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Thursday, May 29 • 4:00pm - 4:30pm
(Research and Technical Studies Session) Unwrapping Layers in Historic Artworks: Virtual Cross-Sections with Pump-Probe Microscopy

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The layering structure of a painting contains a wealth of information about the artist's choice of materials and working methods; information which leads to greater understanding of past cultures and can provide conservators with a better means of how to preserve that culture. The study of such three-dimensional (3d) structure has generally required the physical removal of a cross-section sample, which is then characterized by a plethora of analytical techniques. While current noninvasive techniques, such as x-radiography, infrared reflectography, ultraviolet visible fluorescence photography, Raman (1-3), reflectance imaging spectroscopy (4) and x-ray fluorescence intensity mapping, provide important information about a painting, these techniques cannot provide quantitative depth information. Conservation scientists are exploring 3d imaging techniques that would avoid invasive sampling, such as confocal x-ray fluorescence (XRF), absorption near edge structure imaging (XANES)(5), optical coherence tomography (OCT)(6) and terahertz imaging (7), but these are research tools and not yet in common use. Unfortunately, no single technique can provide the resolution, penetration, chemical specificity, and ease-of-use for broad use in the conservation field.
Optical microscopy is both non-invasive and yields high-resolution, but conventional linear optical contrast is limited in use for studying artist pigments due to absorption in the pigments and scattering from other materials in the paintings. In similarly scattering samples, such as biological tissues, optical nonlinear imaging has been utilized to obtain high resolution 3d images. Established nonlinear imaging, such as two-photon fluorescence and second- or third-harmonic generation imaging, has had some success in studying binders, varnishes (8), or wood in musical instruments (9), but applications in cultural heritage are sparse because most inorganic pigments do not fluoresce or generate harmonic light.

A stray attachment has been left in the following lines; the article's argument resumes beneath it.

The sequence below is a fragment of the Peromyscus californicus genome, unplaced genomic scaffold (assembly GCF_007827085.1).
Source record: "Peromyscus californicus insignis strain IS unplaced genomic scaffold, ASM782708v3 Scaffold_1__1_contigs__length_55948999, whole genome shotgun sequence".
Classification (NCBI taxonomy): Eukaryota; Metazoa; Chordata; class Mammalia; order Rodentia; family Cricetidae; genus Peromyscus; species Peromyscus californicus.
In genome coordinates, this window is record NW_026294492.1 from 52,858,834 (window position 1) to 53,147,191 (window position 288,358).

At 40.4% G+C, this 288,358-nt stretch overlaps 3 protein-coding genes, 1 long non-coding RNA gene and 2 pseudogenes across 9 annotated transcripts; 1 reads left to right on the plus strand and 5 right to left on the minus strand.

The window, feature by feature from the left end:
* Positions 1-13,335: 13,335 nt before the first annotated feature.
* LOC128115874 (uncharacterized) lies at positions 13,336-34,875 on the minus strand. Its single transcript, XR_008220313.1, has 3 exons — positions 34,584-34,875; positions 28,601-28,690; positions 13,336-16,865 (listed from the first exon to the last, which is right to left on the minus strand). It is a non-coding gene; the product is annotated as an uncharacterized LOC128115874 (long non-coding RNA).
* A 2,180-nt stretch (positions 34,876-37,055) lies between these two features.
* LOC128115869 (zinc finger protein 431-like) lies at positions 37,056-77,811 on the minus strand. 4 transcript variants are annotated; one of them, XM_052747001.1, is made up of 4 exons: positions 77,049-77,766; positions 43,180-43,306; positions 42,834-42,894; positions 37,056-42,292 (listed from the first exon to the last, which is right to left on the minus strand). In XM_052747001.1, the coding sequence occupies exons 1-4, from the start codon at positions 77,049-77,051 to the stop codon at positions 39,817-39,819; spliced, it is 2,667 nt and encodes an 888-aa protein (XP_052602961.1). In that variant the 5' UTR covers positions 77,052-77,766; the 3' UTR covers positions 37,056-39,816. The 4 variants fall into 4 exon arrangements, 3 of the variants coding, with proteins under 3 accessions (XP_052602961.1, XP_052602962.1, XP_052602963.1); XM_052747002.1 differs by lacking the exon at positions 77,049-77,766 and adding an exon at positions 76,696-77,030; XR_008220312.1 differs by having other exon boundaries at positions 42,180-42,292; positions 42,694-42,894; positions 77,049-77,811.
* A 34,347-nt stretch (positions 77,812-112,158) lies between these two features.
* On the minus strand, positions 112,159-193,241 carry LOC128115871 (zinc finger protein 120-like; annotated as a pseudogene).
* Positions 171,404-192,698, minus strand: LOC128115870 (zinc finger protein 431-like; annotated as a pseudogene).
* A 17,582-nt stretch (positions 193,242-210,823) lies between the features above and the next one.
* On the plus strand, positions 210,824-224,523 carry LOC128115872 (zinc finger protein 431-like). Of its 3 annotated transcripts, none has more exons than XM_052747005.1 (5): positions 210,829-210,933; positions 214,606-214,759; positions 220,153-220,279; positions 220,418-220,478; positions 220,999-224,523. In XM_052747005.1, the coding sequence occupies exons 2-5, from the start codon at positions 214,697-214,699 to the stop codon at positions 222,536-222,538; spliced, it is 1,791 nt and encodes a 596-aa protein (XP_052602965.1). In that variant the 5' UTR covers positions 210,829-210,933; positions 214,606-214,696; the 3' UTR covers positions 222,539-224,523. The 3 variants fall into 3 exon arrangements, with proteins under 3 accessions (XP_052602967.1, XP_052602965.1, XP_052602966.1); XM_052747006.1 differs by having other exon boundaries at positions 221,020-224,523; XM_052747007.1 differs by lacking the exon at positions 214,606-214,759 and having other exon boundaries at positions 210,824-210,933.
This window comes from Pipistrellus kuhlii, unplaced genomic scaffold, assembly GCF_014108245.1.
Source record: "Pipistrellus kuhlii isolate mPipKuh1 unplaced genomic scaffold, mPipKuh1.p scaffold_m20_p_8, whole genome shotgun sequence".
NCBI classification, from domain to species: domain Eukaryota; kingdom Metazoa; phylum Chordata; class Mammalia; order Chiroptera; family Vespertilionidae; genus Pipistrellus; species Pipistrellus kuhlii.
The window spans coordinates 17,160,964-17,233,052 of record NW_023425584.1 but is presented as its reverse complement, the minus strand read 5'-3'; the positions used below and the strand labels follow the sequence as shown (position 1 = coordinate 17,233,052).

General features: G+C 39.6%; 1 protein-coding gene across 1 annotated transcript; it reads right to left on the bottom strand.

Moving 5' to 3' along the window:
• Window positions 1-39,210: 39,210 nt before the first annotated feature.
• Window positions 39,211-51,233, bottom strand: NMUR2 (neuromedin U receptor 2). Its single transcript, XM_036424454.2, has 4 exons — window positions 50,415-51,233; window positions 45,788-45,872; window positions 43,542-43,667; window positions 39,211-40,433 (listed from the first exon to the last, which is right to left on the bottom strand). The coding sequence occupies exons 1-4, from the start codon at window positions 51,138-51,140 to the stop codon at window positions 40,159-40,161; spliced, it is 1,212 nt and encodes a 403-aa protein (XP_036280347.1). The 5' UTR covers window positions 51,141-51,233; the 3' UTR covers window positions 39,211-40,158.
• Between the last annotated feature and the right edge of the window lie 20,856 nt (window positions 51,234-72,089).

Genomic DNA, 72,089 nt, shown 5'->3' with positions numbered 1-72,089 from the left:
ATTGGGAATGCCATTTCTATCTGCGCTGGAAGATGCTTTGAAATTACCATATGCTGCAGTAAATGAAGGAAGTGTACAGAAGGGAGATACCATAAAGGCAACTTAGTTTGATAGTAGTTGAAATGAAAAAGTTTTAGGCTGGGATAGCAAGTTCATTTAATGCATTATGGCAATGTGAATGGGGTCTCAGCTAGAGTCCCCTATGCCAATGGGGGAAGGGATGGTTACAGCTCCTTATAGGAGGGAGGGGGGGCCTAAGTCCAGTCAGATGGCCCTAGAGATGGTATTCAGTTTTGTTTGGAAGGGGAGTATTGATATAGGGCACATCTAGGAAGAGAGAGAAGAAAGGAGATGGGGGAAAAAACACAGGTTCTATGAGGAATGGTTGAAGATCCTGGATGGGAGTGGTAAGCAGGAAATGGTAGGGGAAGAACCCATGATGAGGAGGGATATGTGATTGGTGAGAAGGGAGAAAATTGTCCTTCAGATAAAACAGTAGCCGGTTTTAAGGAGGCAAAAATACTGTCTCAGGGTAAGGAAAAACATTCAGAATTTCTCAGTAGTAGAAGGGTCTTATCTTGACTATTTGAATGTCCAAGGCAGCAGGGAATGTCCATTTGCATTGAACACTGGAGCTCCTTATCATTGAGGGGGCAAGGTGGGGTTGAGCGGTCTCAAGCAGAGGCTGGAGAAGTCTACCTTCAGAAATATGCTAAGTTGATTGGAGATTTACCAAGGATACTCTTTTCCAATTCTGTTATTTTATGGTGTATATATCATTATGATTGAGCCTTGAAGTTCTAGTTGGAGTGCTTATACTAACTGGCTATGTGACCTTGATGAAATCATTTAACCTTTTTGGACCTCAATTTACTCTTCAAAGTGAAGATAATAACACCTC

Recently we have developed an optical nonlinear imaging technique, pump-probe microscopy, to image the biological pigments hemoglobin (10), eumelanin, and pheomelanin (11) which are present in skin cancer (12) and ocular melanoma (13). Extension of pump-probe microscopy from biological pigments to artist’s pigments has yielded promising preliminary results (14), however, achieving pump-probe contrast in fine arts objects is more challenging than skin because the artist’s palette has a much greater variety of pigments than those present in skin. Here we show that by tuning to appropriate choices of wavelength and pulse parameters we can obtain in-situ 3d imaging of paintings with molecular specificity. We generated virtual cross-sections in mock-up paintings with clear distinction between mixed and layered stratigraphy with pigment specificity. We also imaged an intact 14th century painting, The Crucifixion by Puccio Capanna, leaving no visible signs of damage. Although we focus mainly on historic paintings, our approach can be applied to a wider range of cultural heritage objects, such as pottery or statuary, and provide information relevant to current areas of interest in conservation science.


Tana Villafana

Graduate Student, Duke University
I am a laser and imaging scientist excited about cultural heritage research. My focus is on creating non-invasive virtual cross-sections using a nonlinear microscopy technique.

avatar for John Delaney

John Delaney

Senior Imaging Scientist, National Gallery of Art
John K. Delaney, Ph.D. is the Senior Imaging Scientist at the National Gallery of Art, where his research focuses on the development and application of remote sensing imaging methods for the study of works of art.

Martin C. Fischer

Assistant Research Professor, Duke University
Dr. Fischer’s research focuses on exploring novel nonlinear optical contrast mechanisms for molecular imaging. Nonlinear optical microscopes can provide non-invasive, high-resolution, 3-dimensional images even in highly scattering environments such as biological tissue. Established... Read More →
avatar for Michael Palmer

Michael Palmer

Conservation Scientist, National Gallery of Art
Michael Palmer received his graduate training in botany from the University of Maryland in 1979. From 1980-1985 he held the position of wood researcher at Winterthur Museum and also taught in the conservation training program. Mr. Palmer joined the National Gallery of Art in 1985... Read More →

Warren S. Warren

ames B. Duke Professor of Chemistry, Professor of Radiology, Biomedical Engineering, and Physics, Duke University
avatar for William P. Brown

William P. Brown

Chief Conservator, North Carolina Museum of Art
William Brown is Chief Conservator of the Art Conservation Center (ACC) of the North Carolina Museum of Art (NCMA) where he is responsible the long-term preservation of the collection and the development of preventive collections care strategies. He is a leader in the field of art... Read More →

Thursday May 29, 2014 4:00pm - 4:30pm PDT
Seacliff C-D